What Is a 45 RPM Adapter? Let’s Find Out

  • By: Andrew
  • Date: July 15, 2022

If you’re interested in vinyl records, you may have encountered the term ‘45 RPM adapter’. Knowing what it is is essential because you might need to use one when playing records. So what exactly is a 45 RPM adapter?

A 45 RPM adapter is a device you place in the hole of a record, so it stays in place when in use. You should use a 45 RPM adapter on all 45 RPM records with a hole that’s 1.5 inches (3.81 centimeters) wide. Most 45 RPM adapters are plastic or metal. You can buy one in any music store.

This article will discuss what a 45 RPM adaptor does. It will also discuss the essential information you should know and what happens when you don’t use a 45 RPM adapter.

If you only want to buy an adapter, check out my two favorites (from Amazon):

  1.  Solid Aluminum Dome 45 Adapter
  2. (10 Pack) Glow in the Dark/Glowing Plastic 45 RPM 7 Inch Vinyl Record Adapter/Adaptor – 7″ Inserts

Table of Contents

What Does a 45 RPM Adapter Do?

45 RPM Adapter CNC Aircraft Grade Aluminum 7 inch Vinyl Record

A 45 RPM adapter ensures your 45 RPM vinyl record stays in place and doesn’t move around while it’s in use. Since the center hole on many records is too large for standard record players, an adapter is often necessary. Using an adapter ensures the record doesn’t get damaged.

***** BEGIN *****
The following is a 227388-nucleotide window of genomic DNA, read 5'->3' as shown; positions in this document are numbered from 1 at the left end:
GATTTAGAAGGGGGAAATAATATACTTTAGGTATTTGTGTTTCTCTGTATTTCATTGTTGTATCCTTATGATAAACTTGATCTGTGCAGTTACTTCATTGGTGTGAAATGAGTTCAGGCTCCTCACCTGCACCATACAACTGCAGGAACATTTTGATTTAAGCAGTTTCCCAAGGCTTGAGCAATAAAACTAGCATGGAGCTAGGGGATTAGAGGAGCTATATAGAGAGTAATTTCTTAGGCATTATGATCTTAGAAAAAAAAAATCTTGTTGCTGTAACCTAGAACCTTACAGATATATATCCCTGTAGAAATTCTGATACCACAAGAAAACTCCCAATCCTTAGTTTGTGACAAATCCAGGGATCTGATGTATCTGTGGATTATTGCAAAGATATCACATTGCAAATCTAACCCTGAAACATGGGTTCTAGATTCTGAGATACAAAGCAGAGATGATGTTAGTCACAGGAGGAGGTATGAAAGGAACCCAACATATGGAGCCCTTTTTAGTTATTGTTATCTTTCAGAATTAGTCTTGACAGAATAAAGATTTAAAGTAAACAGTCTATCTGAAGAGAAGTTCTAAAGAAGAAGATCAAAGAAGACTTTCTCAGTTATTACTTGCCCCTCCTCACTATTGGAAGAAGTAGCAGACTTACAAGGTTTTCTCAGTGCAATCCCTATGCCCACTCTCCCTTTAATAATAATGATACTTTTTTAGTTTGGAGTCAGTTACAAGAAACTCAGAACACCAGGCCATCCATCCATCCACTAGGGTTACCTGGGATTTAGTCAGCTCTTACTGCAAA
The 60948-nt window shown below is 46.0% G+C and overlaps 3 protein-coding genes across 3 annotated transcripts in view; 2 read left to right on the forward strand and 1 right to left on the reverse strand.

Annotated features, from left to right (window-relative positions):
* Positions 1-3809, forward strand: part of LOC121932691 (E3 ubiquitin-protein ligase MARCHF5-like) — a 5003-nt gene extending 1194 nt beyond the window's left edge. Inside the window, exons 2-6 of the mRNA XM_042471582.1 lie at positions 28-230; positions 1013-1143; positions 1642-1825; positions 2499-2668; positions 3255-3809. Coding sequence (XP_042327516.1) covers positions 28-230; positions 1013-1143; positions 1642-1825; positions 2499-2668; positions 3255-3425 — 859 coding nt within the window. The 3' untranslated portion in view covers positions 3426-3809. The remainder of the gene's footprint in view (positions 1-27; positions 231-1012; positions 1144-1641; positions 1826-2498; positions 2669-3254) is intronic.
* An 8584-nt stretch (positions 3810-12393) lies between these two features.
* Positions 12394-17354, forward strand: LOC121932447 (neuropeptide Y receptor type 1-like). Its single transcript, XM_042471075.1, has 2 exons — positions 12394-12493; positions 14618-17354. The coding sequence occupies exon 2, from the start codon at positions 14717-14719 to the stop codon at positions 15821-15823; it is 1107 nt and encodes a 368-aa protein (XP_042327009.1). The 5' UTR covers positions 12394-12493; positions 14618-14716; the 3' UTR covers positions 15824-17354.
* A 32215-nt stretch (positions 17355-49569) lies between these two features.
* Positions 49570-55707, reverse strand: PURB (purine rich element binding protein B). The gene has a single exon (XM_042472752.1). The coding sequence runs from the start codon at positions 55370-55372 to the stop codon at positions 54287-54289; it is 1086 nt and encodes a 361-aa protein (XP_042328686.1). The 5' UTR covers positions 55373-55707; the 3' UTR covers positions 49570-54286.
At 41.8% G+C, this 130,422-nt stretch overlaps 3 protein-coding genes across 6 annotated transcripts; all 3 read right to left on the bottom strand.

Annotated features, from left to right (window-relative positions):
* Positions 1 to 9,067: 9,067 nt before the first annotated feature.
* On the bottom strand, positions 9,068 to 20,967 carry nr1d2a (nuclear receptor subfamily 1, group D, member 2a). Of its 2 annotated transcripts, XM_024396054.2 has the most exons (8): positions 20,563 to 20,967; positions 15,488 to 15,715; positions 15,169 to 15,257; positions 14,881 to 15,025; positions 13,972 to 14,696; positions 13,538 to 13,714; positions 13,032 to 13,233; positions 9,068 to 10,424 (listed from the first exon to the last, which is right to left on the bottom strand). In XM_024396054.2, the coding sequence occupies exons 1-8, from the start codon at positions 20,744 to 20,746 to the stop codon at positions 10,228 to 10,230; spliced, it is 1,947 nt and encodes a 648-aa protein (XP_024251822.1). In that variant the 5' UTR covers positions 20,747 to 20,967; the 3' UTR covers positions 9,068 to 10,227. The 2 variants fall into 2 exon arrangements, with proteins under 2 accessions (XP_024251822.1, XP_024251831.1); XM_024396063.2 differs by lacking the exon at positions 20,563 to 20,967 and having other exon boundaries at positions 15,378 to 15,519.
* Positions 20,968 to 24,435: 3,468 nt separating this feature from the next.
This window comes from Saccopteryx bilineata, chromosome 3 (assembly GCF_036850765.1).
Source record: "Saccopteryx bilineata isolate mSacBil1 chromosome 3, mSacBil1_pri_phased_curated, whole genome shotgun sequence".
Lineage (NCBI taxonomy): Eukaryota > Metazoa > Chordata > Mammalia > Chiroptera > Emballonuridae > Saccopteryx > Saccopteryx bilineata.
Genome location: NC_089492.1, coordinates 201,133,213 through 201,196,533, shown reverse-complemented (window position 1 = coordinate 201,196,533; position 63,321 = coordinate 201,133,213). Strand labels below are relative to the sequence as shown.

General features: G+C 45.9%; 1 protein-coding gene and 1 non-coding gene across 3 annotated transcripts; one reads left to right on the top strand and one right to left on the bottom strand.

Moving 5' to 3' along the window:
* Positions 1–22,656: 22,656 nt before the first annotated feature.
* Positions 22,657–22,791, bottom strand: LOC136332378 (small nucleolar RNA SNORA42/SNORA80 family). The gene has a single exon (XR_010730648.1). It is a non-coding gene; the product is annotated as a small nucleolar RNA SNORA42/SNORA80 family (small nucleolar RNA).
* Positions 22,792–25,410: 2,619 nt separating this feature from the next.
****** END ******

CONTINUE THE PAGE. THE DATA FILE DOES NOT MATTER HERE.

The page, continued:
Most adapters are easy to put on—they click onto the record in the center, and you can place the record on the player. You’ll notice that the record will remain steady once it starts spinning if you use a 45 RPM adapter.

Plus, it’s super easy to put one on. All it takes is a few seconds, and you can use the same adapter on all your 45 RPM records with large center holes.

45 RPM Adapter Essential Information

45 RPM Adapter CNC Aircraft Grade Aluminum 7 inch Vinyl Record

Now that you know more about what a 45 RPM adapter does, it’s good to learn more about these valuable devices. For example, it’s essential to understand that not all 45 rpm records require an adapter. 

Additionally, you should only use a 45 RPM adapter on a 45 RPM record. For example, you wouldn’t need to use a 45 RPM adapter on a 33 RPM record.

Below are some of the essential things you should know.

45 RPM Adapters Are Not Always Necessary

Although they’re usually necessary, there is one instance when you won’t need to use a 45 RPM adapter on your 45 RPM record—when the hole is smaller than the standard 1.5-inch (3.81 centimeters) one.

Only vinyl records with a 1.5-inch hole in the middle need a 45 RPM adapter. So if you have a record with a smaller hole, you can place it right on the record player without worrying about damage or movement.

If you’re unsure, you can measure the hole before trying to use an adapter.

They Can Be Plastic or Metal

45 RPM adapters come in two primary materials: plastic and metal. Generally, the plastic ones are cheaper than the metal ones, so you should use one of them if you’re on a budget. However, metal adapters are more sturdy and longer-lasting.